We rarely eat prepared meals, not least because these meals tend to be packed with salt, the less salt you eat the less you want. We like to prepare our own food from raw, then you know that you have washed and prepared it in a way that you like. Regarding freezing, we have two deep freezers, both are full. We bulk buy when an item in on special offer (particularly in the days following holidays such as Christmas when larger meat joints are reduced in price - they will keep in a freezer for a couple of months).

8:05AM PST on Jan 18, 2011

MY family does a lot of canning. It takes longer, but it's cheaper, and you actually know what you're eating. Also, you can can in servings that you eat. Jelly jar, pint, quart, as opposed to the 8 oz cans you get that don't seem to fit anything.

We always have a handful of favorites we go to. We don't plan meals out a week ahead of time (honestly, a lot of times it isn't even a few hours) but we have a huge pantry, so it's not completely necessary.

We haven't figured out how to freeze broccoli and cauliflower, however. And that's just sad.

7:39AM PST on Jan 18, 2011

The ingredients I mentioned are just examples of what I try to always have on hand. If you have any specific questions about other ingredients, feel free to send me a message via this newsletter. I'd be glad to encourage people who want to try to make the change.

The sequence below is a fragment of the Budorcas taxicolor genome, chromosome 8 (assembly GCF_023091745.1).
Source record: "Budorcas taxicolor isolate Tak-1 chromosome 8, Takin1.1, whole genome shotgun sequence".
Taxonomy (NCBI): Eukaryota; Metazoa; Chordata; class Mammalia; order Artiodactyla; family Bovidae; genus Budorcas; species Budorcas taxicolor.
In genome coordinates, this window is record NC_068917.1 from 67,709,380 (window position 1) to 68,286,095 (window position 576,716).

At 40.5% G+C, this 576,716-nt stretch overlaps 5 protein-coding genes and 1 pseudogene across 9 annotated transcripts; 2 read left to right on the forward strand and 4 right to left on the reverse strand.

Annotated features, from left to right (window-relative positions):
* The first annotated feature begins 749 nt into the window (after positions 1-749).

7:37AM PST on Jan 18, 2011

(continued...) I think that if you don't yet manage your cooking like this, that, given about a month's adjustment time, that you'll never want to look back.

7:35AM PST on Jan 18, 2011

As an experienced frugal cook, one of my foremost pieces of advice is to shop for ingredients, not meals. It may take a while to get used to this, but it really works once you're used to it. It is much more frugal in the long run and also is much more conducive to being flexible in the kitchen. In other words, determine what kinds of meals you/your family enjoy eating, and purchase the ingredients for those meals. I get my groceries once a month from our co-op. To give you some idea, a typical order would include: case of canned black beans, bag of oats, bag of all-purpose flour, bag of bulk raisins, case of cottage cheese, case of extra-firm yogurt, case of canned garbanzo beans, bag of dried pinto beans, bag of bulk dried cranberries, large can of dried milk, bag of dehydrated spinach. I grow a lot of our own food, so things not appearing here that we also use are: potatoes, carrots, many types of green vegetables, many types of local fruit, eggs. Spices and herbs are great to have on hand. If you have none in your kitchen, just buy one or two this week that you like and buy another one each time you can afford it. Other purchases I often make are bags of sugar, containers of Earth Balance, jugs of vegetable oil, cases of of organic yogurt, cases of soy milk, cases of Mesa Sunrise (Nature's Path) cornflakes, large blocks of cheddar cheese, quinoa, barley, couscous, rye flour, whole wheat flour, soy flour.

I think that if you don't manage your cooking like t